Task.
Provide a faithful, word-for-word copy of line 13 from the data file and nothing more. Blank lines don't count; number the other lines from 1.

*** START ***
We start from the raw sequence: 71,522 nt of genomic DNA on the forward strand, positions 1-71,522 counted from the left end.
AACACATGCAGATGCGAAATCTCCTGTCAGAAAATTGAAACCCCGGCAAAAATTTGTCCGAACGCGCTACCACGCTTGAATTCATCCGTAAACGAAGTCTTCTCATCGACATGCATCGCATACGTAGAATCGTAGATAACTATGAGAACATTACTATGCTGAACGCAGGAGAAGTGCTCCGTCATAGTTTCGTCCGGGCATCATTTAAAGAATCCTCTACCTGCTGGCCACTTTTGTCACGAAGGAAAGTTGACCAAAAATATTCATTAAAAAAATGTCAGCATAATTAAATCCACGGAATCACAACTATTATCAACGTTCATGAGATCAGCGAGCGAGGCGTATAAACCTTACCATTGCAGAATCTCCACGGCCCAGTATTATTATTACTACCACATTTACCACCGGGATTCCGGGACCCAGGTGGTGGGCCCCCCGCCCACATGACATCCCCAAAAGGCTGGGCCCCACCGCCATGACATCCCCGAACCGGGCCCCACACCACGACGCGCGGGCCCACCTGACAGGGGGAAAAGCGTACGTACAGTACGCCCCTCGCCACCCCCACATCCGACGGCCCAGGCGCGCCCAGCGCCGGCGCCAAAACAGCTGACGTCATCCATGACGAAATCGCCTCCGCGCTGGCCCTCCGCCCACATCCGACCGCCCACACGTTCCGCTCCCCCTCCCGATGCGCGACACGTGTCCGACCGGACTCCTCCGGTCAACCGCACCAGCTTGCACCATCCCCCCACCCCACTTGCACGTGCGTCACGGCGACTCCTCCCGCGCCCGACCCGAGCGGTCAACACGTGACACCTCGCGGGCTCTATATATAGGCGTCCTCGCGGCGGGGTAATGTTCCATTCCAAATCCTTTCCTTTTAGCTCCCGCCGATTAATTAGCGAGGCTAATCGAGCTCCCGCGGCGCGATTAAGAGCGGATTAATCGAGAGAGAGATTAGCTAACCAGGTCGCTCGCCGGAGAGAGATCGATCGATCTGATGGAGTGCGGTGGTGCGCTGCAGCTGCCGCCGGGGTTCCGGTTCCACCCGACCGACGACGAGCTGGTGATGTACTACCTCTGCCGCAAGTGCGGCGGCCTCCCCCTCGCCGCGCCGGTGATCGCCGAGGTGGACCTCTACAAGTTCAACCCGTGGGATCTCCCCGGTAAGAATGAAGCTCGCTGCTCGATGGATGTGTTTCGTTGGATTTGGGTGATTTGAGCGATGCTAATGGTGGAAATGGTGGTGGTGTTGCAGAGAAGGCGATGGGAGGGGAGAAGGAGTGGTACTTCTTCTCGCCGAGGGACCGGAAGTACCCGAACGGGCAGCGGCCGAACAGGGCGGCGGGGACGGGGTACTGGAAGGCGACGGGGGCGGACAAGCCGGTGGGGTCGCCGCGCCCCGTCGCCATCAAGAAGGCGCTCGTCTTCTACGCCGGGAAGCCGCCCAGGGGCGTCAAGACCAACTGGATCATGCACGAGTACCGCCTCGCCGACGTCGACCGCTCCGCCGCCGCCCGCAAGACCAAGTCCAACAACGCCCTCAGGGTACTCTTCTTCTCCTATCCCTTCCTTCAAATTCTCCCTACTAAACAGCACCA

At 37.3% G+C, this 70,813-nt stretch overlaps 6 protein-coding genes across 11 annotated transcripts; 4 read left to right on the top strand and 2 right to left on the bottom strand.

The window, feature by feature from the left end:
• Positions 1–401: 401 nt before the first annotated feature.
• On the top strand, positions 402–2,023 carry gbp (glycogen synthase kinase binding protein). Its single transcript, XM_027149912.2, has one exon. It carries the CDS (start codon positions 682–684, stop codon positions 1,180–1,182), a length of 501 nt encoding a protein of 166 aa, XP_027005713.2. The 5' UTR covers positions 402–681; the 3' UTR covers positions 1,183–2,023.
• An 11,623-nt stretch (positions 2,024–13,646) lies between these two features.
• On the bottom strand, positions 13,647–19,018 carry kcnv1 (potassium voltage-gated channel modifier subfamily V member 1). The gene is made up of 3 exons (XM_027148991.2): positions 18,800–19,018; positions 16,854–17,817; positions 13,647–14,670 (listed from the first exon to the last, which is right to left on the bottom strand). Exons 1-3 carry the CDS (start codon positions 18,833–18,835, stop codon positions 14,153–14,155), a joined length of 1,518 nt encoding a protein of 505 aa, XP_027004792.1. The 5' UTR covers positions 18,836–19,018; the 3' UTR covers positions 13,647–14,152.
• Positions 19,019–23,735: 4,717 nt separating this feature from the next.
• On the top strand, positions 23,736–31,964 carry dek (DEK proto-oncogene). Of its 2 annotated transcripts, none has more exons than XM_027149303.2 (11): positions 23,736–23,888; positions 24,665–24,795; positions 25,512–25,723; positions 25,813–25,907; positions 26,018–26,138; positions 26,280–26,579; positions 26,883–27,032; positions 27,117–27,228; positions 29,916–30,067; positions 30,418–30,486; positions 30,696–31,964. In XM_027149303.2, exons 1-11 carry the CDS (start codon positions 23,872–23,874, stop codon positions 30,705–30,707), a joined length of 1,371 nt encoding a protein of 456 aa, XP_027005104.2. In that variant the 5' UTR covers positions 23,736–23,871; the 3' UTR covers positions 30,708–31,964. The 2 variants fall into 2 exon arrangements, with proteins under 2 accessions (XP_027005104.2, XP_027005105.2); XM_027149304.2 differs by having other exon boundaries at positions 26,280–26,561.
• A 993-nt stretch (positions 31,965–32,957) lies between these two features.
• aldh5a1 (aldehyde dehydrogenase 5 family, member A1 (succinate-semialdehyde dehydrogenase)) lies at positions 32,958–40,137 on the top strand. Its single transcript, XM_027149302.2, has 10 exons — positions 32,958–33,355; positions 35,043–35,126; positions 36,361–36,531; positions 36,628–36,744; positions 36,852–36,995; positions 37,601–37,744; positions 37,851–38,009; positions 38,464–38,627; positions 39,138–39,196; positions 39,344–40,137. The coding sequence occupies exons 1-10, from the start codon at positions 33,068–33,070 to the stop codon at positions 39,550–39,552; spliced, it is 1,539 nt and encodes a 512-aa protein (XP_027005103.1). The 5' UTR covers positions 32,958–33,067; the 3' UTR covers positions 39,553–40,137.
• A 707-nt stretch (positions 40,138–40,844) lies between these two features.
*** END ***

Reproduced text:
• A 707-nt stretch (positions 40,138–40,844) lies between these two features.